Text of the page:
The Chiba University team analyzed observational data gathered by the now completed IceCube and discovered that the observatory had captured two events that seemed to be Cherenkov radiation emitted by neutrinos interacting with the ice, with one neutrino at an energy of 1.2 PeV (petaelectronvolts, or 1015 electronvolts) and one at 1.4 PeV.
The first event was detected in August 2011, soon after the entire array began operating. At 1.04±0.16 PeV, that high-energy cosmic neutrino set off a flood of 10,000 photons that flew into the detectors.
The second event occurred in January 2012, and that time the team confirmed that the neutrino had an equally enormous energy of 1.14±0.17 PeV. These two events were later named Bert and Ernie after the characters on the long-running American children’s show Sesame Street. Both resulted in beautiful images of ice-like showers that seemed almost like computer-generated graphics, each large signal exploding at the heart of the IC-86 detector array.
After observing these two events, the researchers followed up by searching for other neutrinos in the same low-energy region (3x1013 electronvolts or 30 TeV), and they found 26 more events to add to the two discovered previously. The expected number of background events among these 28 events is 11, but considering the observed energies, event topologies, and incident angles, it is thought unlikely that all of the other 26 events can be explained away as background events. When combined with the first two events observed, the analysis proved with a statistical significance greater than 4σ that these were not atmospheric neutrinos but the world’s first observation of high-energy cosmic neutrinos. These were the first neutrinos from outside our solar system captured since Kamiokande captured its signals in 1987, and the discovery expanded the observational realm of neutrino astronomy to high-energy regions 100 million times greater than before.
The Chiba University team presented this research at an international conference in June 2012 as the first observation to show the existence of theoretically predicted high-energy cosmic neutrinos. The team then compiled the results of their analysis of these special, extremely high energy or EHE neutrinos and had a letter paper published in the science journal Physical Review Letters in July 2013. The IceCube group then published another paper summarizing additional analyses inScience in December 2013. These analyses were lauded as unshakeable evidence of the existence of cosmic neutrinos, and the result was named “Breakthrough of the Year” by the British journal Physics World. The observations served as the world’s first evidence hinting at the existence of “cosmic engines” that accelerate particles and emit neutrinos and made it possible to estimate the number of high-energy neutrinos that can be found throughout the universe.
Journal：Physical Review Letters
Title of Paper： First observation of PeV-energy neutrinos with IceCube
Title of Paper：Evidence for High-Energy Extraterrestrial Neutrinos at the IceCube Detector
After the first detections made in 2012, IceCube detected many more high-energy cosmic neutrinos, but no source for those neutrinos was found.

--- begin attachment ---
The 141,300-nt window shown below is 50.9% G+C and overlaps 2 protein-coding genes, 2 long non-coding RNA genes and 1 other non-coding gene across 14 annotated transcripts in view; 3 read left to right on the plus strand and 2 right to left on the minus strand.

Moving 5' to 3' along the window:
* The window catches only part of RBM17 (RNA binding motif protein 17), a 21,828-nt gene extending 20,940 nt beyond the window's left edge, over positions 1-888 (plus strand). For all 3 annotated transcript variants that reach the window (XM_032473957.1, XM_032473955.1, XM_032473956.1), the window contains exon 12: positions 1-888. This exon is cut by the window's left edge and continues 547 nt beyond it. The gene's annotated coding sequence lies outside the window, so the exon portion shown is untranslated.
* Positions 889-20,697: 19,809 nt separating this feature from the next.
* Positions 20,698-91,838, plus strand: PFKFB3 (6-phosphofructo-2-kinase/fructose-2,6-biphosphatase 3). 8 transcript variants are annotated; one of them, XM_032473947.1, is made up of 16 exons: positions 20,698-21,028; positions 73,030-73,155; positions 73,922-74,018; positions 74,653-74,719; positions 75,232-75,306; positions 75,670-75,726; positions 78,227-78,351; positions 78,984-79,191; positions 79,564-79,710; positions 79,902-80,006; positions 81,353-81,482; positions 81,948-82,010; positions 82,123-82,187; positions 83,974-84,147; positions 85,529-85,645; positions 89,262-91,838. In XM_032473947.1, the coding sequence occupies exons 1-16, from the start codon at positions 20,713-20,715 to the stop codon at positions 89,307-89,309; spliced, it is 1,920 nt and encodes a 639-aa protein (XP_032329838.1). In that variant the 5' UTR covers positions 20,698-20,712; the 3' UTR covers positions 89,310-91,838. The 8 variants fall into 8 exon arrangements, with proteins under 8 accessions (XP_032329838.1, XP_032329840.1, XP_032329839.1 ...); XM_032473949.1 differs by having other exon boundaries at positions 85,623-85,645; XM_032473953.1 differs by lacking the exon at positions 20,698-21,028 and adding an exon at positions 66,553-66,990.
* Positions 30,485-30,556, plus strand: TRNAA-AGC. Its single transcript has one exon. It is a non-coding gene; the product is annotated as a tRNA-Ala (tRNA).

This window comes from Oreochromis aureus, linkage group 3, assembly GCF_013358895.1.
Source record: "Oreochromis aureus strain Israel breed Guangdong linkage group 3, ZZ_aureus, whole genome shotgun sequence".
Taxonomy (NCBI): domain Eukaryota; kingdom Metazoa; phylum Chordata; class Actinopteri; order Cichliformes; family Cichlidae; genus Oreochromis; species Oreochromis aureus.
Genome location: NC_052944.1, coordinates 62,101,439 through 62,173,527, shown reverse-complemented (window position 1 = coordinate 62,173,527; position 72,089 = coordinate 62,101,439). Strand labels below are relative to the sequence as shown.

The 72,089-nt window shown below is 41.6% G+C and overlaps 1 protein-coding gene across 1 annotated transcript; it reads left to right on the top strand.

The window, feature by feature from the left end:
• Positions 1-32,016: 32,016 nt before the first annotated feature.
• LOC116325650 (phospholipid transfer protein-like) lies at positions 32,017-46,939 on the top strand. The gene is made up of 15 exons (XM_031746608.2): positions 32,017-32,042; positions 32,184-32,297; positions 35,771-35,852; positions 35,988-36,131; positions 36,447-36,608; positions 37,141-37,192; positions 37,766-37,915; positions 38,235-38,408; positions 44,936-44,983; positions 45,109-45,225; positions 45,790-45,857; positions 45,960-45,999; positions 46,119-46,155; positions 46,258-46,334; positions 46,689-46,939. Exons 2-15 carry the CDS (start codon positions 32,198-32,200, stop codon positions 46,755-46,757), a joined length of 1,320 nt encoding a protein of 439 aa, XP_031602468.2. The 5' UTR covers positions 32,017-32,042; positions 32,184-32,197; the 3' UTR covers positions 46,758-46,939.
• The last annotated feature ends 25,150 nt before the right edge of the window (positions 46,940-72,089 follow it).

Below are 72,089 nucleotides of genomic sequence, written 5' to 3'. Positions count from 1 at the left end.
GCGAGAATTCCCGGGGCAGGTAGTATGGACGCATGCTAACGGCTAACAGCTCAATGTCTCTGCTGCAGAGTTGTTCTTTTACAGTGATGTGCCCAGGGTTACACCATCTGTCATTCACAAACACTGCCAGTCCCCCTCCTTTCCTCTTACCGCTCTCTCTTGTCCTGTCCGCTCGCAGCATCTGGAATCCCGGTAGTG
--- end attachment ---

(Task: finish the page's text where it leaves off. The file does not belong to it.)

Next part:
That was until 2017, when using the track angle of IC170922A - a neutrino event detected by IceCube - observatories around the world worked together to track the path back to its source, marking this as the first successful identification of a neutrino generating body.
The two papers below describing the research conducted were published in the US journal Science. The result attracted attention both in Japan and overseas and was selected as one of the top ten breakthroughs of the year by Science.
Title of Paper：Multimessenger observations of a flaring blazar coincident with high-energy neutrino IceCube-170922A
Author(s)：The IceCube, Fermi-LAT, MAGIC, Kanata, Kiso teams et al.
Title of Paper：Neutrino emission from the direction of the blazar TXS 0506+056 prior to the IceCube-170922A alert
Learn more about multi-messenger astronomy here.
The IceCube Collaboration is made up of research institutions from around the world. As of 2020, there are 53 different institutions from 12 countries taking part. The approximately 300 researchers working on IceCube are known as IceCubers. They work at different institutions and in different countries but interact regularly through online meetings.
IceCube Collaboration Meetings are held twice a year, and they provide the researchers with a valuable opportunity to gather in one place and report on the progress of their own work and exchange other information. The group photograph here was taken during the Collaboration Meeting held at Chiba University in 2019. With the global spread of COVID-19, the meetings are now being held online, but everyone is looking forward to a time when they can meet again in real life.
Two plans are currently in place for the future of IceCube.
Construction on IceCube Upgrade is scheduled to begin in 2022, and the next generation of the observatory, known as Gen-2, will begin after.
IceCube Upgrade will see the installation of 700 new high-performance photodetection devices in the ice. Gen2 will have an observational volume around eight times larger than the current IceCube, and point source sensitivity more than five times higher.
Since the identification of the source of the 2017 neutrino event, one of our major goals for the future is to strengthen our collaborations with other observatories engaged in multi-messenger astronomy and identify more neutrino sources. In order to achieve this, we need to detect more neutrinos, which give us a path to trace back, and increase the number of observations made. IceCube will continue to evolve in pursuit of this goal, with the aim of identifying more sources of neutrinos.
Learn more about IceCube Upgrade and IceCube-Gen2 here.